The US Supreme Court [official website] heard its final oral arguments [day call, PDF] of the term Wednesday in Arizona v. United States [transcript, PDF; JURIST report] to determine whether Arizona's controversial immigration law [SB 1070 materials; JURIST news archive] is preempted by federal law. The US Court of Appeals for the Ninth Circuit upheld an injunction last April before the law ever took effect, and Arizona asked the high court to weigh in [JURIST reports]. Four specific provisions of the law are at issue: Section 2(B), which requires police officers to check the immigration status of anyone whom they arrest and allows police to stop and arrest anyone whom they believe to be an illegal immigrant; Section 3, which makes it a crime for someone even to be in the state without valid immigration papers; Section 5(C), which makes it a crime to apply for or hold a job in Arizona without proper papers; and Section 6, which gives a police officer the power to arrest an individual, without a warrant, whom the officer believes has committed a crime that could cause him or her to be deported, no matter where the crime may have occurred.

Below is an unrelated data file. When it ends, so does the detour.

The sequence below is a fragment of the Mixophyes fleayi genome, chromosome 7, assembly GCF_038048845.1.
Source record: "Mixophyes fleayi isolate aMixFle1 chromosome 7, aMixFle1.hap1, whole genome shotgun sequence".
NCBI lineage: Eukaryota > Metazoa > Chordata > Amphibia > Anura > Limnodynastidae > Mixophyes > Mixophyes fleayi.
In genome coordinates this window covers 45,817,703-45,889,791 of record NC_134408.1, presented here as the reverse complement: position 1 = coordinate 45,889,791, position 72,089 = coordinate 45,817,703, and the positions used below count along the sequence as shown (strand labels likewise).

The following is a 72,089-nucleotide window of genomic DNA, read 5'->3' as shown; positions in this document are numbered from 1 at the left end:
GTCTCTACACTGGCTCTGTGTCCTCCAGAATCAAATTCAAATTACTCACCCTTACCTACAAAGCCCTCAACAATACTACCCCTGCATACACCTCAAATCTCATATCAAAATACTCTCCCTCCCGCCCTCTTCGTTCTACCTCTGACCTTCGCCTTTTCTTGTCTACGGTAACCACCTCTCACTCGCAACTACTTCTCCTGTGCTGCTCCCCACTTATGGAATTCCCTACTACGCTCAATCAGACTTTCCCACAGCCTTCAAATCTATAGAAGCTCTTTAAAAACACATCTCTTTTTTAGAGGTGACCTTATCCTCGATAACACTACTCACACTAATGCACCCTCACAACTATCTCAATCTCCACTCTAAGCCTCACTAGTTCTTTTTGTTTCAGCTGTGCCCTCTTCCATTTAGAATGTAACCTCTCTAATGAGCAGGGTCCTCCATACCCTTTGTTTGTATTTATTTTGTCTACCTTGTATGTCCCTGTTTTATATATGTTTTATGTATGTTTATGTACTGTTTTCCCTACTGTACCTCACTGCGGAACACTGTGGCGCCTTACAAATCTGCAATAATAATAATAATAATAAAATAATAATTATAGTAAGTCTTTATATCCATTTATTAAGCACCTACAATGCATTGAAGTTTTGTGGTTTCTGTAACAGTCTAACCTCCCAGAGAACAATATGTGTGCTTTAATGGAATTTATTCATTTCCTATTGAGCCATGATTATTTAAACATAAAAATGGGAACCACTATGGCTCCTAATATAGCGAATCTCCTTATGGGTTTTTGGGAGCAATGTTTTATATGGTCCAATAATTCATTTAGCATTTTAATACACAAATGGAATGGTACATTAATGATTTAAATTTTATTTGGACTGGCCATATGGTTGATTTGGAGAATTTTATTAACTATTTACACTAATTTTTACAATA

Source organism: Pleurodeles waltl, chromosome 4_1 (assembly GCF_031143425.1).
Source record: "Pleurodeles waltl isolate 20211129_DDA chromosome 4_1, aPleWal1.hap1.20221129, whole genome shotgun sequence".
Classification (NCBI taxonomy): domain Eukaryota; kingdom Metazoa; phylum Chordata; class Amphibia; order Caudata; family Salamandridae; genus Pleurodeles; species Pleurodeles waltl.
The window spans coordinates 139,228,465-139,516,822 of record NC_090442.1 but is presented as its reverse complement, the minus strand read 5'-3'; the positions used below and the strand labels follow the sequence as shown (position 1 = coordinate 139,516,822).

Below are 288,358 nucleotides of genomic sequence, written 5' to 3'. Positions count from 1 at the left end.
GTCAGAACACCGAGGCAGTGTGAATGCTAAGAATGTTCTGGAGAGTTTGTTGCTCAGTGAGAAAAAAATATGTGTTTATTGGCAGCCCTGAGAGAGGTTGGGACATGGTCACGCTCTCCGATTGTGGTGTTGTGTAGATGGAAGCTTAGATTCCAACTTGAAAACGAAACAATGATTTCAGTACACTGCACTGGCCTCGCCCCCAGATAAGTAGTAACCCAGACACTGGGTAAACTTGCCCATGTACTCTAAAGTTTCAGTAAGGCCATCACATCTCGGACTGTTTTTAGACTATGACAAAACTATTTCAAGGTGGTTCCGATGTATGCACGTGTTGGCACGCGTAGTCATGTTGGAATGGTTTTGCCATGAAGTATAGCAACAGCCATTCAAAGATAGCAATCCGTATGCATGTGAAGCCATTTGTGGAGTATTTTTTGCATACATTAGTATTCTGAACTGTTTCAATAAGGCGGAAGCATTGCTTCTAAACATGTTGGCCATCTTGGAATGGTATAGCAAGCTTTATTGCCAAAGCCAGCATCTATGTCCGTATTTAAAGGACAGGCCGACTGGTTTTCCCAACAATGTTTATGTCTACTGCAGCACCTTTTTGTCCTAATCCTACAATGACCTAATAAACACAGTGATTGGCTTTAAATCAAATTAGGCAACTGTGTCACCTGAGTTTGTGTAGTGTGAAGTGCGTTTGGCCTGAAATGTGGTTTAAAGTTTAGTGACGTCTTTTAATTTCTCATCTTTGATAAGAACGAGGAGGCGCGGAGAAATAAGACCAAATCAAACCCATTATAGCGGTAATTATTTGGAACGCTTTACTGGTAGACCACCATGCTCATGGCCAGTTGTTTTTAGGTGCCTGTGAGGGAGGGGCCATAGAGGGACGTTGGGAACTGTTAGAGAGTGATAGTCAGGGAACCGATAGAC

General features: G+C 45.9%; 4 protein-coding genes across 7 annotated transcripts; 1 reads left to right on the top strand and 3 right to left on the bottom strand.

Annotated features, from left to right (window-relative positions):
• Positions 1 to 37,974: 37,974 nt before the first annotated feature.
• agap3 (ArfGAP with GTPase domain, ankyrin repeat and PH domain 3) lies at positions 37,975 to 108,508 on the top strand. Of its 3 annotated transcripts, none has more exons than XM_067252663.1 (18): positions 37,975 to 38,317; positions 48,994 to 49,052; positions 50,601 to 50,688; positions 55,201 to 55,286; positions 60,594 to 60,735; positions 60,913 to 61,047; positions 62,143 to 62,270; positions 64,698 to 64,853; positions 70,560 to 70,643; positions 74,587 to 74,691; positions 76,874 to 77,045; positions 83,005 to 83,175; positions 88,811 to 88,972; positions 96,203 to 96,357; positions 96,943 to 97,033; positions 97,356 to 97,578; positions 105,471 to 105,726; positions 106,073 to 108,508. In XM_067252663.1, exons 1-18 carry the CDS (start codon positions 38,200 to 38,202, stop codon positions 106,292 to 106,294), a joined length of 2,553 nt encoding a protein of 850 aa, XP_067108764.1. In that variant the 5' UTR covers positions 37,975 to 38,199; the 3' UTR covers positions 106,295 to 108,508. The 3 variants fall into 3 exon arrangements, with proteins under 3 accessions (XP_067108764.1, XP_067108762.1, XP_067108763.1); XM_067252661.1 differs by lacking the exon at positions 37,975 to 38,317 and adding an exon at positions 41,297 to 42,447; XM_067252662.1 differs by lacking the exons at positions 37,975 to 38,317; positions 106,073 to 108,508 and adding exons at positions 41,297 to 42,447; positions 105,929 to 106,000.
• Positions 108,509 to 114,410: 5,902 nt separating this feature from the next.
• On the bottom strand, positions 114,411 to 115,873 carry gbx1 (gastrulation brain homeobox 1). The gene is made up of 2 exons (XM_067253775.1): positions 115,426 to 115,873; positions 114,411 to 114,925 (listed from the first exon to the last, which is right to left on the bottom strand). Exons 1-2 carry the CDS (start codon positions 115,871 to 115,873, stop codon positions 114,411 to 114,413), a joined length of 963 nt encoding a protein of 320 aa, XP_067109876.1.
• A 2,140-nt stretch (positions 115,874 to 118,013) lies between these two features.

Counsel for Arizona argued that the state was seeking very limited authority to enforce its immigration scheme, and several justices seemed willing to accept the argument. Justice Antonin Scalia, in particular, showed support for the idea that the Constitution has given states the authority to regular immigration. Counsel for the US argued that the Constitution vests exclusive authority over immigration matters with the federal government. However, he made clear from the outset that he was not making a racial profiling argument, in response to a question from Chief Justice John Roberts. Justice Elena Kagan is recused from the case. Should any portion of the law be upheld, rights groups may pursue further challenges on equal protection grounds.